Award Date

1-1-2004

Degree Type

Thesis

Degree Name

Master of Arts (MA)

Department

Anthropology

First Committee Member

Karen Harry

Number of Pages

175

Abstract

Intermountain Brownware, is a late prehistoric ceramic type made by mobile hunter-gatherers that is found throughout southern Nevada, western Utah and northern Arizona. Most hunter-gather groups around the world are not pottery producers. Through interdisciplinary analysis, I examine the physical and morphological characteristics to understand the amount of labor invested in the construction and production of Intermountain Brownware. I then evaluate these results amongst environmental, historical, ethnological, and archaeological data to conclude that Intermountain Brownware possesses lower porosity, and is thinner and stronger than commonly reported. Gas Chromatography-Mass Spectrometry (GC-MS) is performed to empirically characterize food residues remaining in the pores of each sherd. Seed and root residues were predominant in our archaeological samples and meat was not. This study demonstrates that Intermountain Brownware ceramics are of better quality than previously thought, that labor investment was significant, and that these vessels were primarily constructed for cooking seed and root stews.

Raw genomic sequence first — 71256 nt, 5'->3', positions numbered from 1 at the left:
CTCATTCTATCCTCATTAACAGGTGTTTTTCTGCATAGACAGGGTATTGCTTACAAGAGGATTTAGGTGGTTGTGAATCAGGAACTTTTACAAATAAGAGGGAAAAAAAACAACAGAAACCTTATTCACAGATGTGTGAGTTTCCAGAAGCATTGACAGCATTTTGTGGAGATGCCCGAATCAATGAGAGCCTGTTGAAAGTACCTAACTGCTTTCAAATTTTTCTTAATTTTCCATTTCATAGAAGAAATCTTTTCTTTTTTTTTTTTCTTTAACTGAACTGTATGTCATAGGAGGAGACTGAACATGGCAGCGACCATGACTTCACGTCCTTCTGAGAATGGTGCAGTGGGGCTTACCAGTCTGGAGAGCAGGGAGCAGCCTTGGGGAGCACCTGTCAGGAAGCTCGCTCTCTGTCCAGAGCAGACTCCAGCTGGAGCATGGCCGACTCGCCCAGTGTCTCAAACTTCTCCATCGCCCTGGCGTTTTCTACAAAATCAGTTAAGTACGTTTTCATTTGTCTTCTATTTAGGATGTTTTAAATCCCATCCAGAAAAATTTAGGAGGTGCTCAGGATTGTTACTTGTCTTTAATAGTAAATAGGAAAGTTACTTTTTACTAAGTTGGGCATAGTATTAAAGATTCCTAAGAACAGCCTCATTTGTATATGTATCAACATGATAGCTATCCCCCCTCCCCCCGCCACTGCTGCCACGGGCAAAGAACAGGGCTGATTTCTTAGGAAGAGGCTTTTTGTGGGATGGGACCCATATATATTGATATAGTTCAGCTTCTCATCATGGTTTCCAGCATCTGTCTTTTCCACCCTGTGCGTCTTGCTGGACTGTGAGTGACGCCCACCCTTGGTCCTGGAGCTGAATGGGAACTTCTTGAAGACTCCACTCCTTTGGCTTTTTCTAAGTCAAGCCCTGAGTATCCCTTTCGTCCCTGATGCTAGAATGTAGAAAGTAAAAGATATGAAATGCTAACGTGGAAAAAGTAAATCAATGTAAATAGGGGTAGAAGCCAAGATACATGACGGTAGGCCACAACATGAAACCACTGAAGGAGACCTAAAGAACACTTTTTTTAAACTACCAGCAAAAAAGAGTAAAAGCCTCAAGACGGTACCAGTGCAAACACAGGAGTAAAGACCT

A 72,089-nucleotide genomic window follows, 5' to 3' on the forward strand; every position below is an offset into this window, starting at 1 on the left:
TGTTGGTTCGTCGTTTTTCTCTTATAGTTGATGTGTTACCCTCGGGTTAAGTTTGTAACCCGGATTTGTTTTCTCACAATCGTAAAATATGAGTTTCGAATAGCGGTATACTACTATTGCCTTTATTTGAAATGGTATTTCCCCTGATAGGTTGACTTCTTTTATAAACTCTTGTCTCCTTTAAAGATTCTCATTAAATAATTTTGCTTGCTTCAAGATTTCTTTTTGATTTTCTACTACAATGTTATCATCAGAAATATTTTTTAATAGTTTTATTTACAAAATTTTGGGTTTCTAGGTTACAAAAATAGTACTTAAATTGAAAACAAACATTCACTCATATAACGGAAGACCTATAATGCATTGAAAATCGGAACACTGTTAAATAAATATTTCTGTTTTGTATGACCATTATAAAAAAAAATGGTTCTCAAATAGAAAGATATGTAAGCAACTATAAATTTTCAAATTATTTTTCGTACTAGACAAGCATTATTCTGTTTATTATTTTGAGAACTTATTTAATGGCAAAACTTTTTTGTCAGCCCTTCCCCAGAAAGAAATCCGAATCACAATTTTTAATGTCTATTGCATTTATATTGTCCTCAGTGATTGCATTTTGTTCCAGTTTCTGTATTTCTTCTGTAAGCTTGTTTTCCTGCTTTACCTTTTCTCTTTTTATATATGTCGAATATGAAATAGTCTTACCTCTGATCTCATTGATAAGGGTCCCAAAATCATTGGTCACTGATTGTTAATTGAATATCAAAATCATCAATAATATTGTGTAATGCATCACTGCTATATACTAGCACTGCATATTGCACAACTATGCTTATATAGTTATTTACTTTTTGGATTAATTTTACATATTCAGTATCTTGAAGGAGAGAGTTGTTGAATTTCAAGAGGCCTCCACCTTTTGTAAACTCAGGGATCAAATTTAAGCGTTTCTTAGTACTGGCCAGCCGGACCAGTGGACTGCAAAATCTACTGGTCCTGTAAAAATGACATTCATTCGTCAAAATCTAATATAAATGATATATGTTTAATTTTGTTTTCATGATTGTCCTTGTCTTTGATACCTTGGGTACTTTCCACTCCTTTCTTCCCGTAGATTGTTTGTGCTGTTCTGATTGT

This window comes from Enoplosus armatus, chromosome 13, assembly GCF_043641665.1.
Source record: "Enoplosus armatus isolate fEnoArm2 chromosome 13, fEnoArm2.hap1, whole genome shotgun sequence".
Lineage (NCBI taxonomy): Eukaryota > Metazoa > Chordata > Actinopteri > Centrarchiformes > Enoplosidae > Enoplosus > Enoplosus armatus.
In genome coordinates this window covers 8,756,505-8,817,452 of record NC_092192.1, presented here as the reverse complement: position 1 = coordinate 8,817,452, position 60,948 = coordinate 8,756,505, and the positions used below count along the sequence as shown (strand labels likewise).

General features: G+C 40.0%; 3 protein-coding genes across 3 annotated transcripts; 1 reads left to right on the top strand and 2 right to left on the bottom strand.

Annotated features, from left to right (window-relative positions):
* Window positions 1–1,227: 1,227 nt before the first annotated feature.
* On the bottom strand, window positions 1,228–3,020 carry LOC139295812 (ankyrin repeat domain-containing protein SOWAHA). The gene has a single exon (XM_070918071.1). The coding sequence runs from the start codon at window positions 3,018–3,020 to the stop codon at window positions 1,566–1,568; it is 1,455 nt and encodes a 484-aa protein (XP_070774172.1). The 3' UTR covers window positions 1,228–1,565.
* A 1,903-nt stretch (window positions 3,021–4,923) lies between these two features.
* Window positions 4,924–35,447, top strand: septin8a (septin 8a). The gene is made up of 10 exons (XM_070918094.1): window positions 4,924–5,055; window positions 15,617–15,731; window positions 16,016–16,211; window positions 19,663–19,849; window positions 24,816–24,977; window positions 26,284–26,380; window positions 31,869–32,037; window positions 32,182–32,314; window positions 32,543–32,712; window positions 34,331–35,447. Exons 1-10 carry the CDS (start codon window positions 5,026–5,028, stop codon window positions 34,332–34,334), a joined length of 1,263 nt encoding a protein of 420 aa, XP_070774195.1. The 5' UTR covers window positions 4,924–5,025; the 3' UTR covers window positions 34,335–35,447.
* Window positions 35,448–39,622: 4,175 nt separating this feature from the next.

Keywords

Analysis; Arizona; Brownware; Functional; Intermountain; Mobility; Nevada; Pottery; Utah

Controlled Subject

Archaeology; Indians of North America--Study and teaching

File Format

pdf

File Size

5355.52 KB

Degree Grantor

University of Nevada, Las Vegas

Language

English

Permissions

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Identifier

https://doi.org/10.25669/k0rw-6ngm


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